Monday, April 29, 2013
Everything happens for a reason?
The two questions worth examining here is why the phrase is repeated so often – is it true? — and why it becomes an irritation.
I'm not sure we can treat this all in a single essay, so we may need to break it up.
In the first place, it is true on the physical level that everything happens for a reason. The reason that all events take place is quite precisely because the ones before them took place. In every instance, the universe is in the state of re-creation. That is to say, the entire will of God in all its infinite perfection reforms itself over and over again in each instant; but each instant of reformed truth, of the reemergence of the Dharma — let us remember, Dogen advised that the Dharma re-creates itself something over 1,700 times per second — follows precisely on the last one. There can be no reality that is not in complete relationship with the instant that came before it.
This model is, of course, the deterministic universe, in which physical actions cannot deviate from law. And indeed, the material universe follows such a law. Gurdjieff succinctly summed that up by saying that for one thing to be different, everything would have to be different. The statement seems like a limited one, about an individual human being's situation, but it extends all the way down to the quantum level.
The deterministic universe, of course, is a mechanical explanation, and yet it provides a foundational truth from which to examine the question. The metaphysical argument, which is that there are reasons, overarching Divine initiatives and principles, for what happens, is the one people are tossing off when they make this statement. The statement itself is so superficial as to be flippant; yet some of the greatest philosophical and religious minds in the world have examined the question in enormous detail. Ibn Arabi developed elaborate understandings of this question which would take years to study; yet his conclusion that overarching Divine initiatives and principles drive the manifestation of the known universe was inexorable. In addition, he insisted that this could only be known directly through Divine revelation, no matter how much intellectual firepower one directed at it. In this, he was in firm agreement with great spiritual masters from every tradition. In the end, our intellect cannot master the question.
The whole point of philosophy is to conduct an inquiry as to whether there are reasons; whether there is a higher moral good, and whether there is a God. Atheists, who want to shear the wool from the sheep and just keep the wool, arguing that there is no sheep, are still left with the need to claim that there is some kind of good, lest they be accused of a morally bankrupt ideology. The irony here is that insisting there is no meaning still leaves human beings with the need to assign meaning; and atheism's attempt to defend a moral code derived from what they claim is an entirely an accidental and random rationalism proves this. Atheism— the idea that nothing happens for a reason— has failed to fire the imagination of human beings in general simply because the idea itself is false, and thinking human beings who are not internally damaged can instinctively sense this.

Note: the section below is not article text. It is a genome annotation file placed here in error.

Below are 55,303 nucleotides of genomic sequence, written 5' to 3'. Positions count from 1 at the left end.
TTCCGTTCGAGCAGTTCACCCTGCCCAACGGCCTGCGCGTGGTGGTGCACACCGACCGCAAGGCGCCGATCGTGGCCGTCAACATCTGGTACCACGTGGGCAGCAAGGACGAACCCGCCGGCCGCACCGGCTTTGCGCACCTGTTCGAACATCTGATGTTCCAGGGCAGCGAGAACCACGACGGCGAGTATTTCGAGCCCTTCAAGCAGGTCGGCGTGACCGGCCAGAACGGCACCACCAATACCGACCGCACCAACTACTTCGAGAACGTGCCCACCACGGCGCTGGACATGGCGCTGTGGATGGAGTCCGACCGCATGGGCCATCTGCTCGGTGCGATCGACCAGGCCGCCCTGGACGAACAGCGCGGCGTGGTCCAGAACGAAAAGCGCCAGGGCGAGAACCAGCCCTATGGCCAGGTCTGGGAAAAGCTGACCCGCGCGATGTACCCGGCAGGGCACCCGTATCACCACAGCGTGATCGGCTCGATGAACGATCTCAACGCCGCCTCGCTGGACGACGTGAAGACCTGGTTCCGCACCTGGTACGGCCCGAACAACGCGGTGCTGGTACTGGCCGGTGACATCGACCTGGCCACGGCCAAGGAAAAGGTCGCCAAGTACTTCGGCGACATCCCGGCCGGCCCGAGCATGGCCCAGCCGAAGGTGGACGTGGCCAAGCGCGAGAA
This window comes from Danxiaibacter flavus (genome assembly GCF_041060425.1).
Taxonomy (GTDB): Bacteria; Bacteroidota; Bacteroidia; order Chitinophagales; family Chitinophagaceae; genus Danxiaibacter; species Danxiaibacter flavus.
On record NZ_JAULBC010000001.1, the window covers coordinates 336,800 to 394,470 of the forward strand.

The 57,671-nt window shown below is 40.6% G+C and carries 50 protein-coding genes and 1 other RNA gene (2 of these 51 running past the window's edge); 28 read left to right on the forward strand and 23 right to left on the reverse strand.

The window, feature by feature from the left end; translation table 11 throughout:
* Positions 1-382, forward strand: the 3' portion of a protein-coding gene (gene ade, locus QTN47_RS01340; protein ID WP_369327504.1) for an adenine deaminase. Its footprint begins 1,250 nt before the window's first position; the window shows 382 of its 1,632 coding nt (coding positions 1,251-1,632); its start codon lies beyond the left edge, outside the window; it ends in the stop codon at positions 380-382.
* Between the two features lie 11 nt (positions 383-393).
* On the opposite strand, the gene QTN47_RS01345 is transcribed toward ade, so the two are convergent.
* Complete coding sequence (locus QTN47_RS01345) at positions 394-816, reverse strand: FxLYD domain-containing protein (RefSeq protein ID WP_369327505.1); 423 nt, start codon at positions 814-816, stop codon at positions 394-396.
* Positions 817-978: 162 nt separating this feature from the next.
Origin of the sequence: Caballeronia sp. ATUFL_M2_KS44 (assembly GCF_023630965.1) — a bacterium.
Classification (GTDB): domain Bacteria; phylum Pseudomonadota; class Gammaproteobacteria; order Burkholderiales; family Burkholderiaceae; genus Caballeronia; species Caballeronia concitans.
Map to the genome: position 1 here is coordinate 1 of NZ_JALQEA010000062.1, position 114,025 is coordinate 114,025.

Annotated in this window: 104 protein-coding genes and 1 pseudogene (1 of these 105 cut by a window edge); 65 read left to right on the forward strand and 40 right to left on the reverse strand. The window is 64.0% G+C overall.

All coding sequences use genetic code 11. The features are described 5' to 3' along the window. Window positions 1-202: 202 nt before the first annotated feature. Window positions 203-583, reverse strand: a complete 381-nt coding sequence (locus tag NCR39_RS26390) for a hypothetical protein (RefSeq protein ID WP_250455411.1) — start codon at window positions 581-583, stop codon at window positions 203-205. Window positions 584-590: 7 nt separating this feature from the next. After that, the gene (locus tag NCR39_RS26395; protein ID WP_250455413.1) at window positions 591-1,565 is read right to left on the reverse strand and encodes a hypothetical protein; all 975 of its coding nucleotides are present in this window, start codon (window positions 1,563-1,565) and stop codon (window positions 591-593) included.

Sri Anirvan provides what is to me one of the most insightful and beautiful dissertations on the question of the greater meaning of actions in the universe in his fine book, Inner Yoga. His observations ought to be required reading for those seeking more contemporary conversation on the matter. The essential gist of his argument is that even the most awful events are part of a much greater whole that turns itself on a plan for the good which cannot be discerned in its microcosmic manifestations.
Cosmologically speaking, this has to be true. As I've explained before, every single object, event, circumstance, and condition is inextricably linked with all other objects, events, circumstances, and conditions, and thus from a metaphysical point of view, we understand the following situations. First, that every such element of manifested reality is in its wholeness a perfect and complete expression of God (Ibn Arabi underscores this over and over again) and that second, since each apparently individually iterated manifestation of God is in fact not separated from God but in a metaphysical sense the entire expression of God, each object, event, circumstance, and condition contains all other objects, events, circumstances, and conditions, all of them born into Truth through inevitability. None of them can be separated; all of them are perfect; and everything is God.
Following on this argument, it is impossible to separate the good from the bad, since each one of them is an absolute manifestation of truth, arising within the limited relativity imposed by the constraints of material reality. This means that everything we call the good cannot exist without the bad and actually has the bad with in it.
Ibn Arabi explained this conundrum, which appears to equate the good with the bad and assign them equal value, by insisting that the bad is put there in order to turn men back towards the good. Now, as we pointed out before, even atheists believe in a good; so whether one is a Deist or not, one must admit that the good exists. Since it cannot be separated from the bad, we must take the bad is a necessary condition for the good. Ibn Arabi even goes so far as to point out repeatedly that if we did not have the bad, we would not know what the good looks like; and Swedenborg makes exactly the same argument.
As I suspected, we are not going to get this matter resolved in a single essay; so you will have to turn to the next one for a further commentary.
May your soul be filled with light.